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Rohingya Deserve Consideration and Respect


FILE - Rohingya Migrants wait to be be rescued by Acehnese fishermen on their boat on the sea off East Aceh, Indonesia, Wednesday, May 20, 2015.

The United States is gravely concerned about the plight of the Rohingya population in Southeast Asia.

The United States is gravely concerned about the plight of the Rohingya population in Southeast Asia.

The Rohingya are a Muslim minority population of around 1.2 million people living in Burma’s Rakhine State, where they are subject to religious-based discrimination and violence and exploitative conditions, including forced labor by the Burma Army, undue restrictions on freedom of movement, and impeded access to medical care and food.

They are restricted in marriage and building or maintaining religious buildings. Despite living in Burma for generations, they are made stateless by policies set by previous military regimes. Tens of thousands live in camps for internally displaced persons, with little access to livelihoods, markets, food, or places of worship. They have become increasingly vulnerable to human traffickers who entice them with promises of a better life abroad.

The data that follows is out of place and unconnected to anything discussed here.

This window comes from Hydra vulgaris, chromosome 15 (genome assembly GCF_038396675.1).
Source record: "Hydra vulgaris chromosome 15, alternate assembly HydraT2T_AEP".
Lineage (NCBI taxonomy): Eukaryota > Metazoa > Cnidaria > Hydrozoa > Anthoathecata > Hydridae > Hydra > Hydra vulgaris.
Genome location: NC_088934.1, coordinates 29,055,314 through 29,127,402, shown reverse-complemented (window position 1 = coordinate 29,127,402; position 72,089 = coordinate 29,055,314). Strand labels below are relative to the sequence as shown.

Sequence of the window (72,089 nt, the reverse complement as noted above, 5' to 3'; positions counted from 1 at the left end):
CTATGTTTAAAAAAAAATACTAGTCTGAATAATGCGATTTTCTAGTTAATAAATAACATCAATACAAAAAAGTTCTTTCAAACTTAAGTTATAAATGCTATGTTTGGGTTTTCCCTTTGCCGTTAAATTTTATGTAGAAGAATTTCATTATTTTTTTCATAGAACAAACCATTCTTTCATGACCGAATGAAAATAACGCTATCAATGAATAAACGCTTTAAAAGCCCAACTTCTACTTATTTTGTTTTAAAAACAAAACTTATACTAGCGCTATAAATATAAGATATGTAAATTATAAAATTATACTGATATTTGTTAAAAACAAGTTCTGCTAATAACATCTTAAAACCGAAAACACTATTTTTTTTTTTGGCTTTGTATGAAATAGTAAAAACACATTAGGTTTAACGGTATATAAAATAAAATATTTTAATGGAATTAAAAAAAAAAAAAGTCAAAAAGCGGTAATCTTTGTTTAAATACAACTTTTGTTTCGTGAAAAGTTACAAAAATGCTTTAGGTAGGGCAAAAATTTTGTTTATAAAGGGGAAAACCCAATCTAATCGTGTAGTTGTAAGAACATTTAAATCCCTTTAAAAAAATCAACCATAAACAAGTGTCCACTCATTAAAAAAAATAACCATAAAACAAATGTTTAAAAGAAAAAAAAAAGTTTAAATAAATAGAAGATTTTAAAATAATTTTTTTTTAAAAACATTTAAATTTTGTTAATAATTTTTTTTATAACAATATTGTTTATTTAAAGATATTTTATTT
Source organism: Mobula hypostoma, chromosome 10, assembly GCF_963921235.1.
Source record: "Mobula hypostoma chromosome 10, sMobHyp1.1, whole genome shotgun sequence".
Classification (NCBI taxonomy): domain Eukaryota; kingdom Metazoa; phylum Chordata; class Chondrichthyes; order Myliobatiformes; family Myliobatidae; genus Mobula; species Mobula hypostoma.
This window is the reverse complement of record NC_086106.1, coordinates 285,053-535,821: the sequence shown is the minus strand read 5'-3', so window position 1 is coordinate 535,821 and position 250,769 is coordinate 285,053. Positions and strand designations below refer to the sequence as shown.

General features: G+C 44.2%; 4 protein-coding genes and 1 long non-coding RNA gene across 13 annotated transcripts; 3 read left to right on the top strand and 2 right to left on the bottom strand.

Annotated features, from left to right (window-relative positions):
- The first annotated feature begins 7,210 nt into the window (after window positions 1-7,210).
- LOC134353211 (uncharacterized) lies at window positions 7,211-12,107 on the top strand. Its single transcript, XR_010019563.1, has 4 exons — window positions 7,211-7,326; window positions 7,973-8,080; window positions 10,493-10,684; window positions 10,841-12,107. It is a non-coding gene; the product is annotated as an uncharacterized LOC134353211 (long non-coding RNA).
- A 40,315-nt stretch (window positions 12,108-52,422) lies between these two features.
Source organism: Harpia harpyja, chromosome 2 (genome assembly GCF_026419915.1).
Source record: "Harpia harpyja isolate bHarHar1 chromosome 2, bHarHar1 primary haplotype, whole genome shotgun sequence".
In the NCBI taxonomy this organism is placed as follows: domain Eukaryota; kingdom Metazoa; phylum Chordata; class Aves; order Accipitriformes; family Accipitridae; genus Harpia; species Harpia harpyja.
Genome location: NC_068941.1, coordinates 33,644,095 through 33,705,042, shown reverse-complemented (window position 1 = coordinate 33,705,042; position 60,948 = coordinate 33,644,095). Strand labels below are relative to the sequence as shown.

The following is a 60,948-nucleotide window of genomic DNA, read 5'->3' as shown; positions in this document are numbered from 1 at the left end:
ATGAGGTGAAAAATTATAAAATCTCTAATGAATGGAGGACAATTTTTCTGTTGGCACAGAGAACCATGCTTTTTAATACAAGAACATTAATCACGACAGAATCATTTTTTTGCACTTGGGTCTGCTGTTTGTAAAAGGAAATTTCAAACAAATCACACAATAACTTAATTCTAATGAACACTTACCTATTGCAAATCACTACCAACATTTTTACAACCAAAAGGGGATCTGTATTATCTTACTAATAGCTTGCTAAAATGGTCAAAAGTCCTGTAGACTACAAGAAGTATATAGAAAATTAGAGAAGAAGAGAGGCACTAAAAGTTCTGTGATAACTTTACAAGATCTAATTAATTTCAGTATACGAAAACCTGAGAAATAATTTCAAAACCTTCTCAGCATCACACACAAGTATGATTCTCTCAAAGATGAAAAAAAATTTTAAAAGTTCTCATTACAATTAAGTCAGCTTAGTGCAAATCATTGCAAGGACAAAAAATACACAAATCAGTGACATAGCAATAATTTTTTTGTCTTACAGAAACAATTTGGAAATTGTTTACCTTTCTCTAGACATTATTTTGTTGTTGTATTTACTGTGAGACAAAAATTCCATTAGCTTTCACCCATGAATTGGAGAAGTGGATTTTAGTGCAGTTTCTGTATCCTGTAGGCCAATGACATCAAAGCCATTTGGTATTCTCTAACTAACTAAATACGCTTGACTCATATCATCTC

Up to an estimated half a million undocumented Rohingya refugees live in neighboring Cox's Bazar district in Bangladesh, and around 32,000 registered Rohingya live in the district’s Kutupalong and Nayapara refugee camps, having fled military campaigns and sustained persecution in Rakhine state.

The United States has consistently called on the Burmese government to improve the humanitarian situation in Rakhine State by allowing unrestricted humanitarian access to all communities in need.

The United States has consistently called on the Burmese government to improve the humanitarian situation in Rakhine State by allowing unrestricted humanitarian access to all communities in need and facilitating the voluntary return of internally displaced Rohingya to their places of origin. President Obama voiced his concerns earlier this summer.

I think if I were a Rohingya, I would want to stay where I was born. I'd want to stay in the land where my parents had lived. But I'd want to make sure that my government was protecting me, and that people were treating me fairly. That's what I'd want. And that's why it's so important I think, as part of the transition, to take very seriously this issue of how the Rohingya are treated.

We must all work together to address the conditions in Rakhine State.

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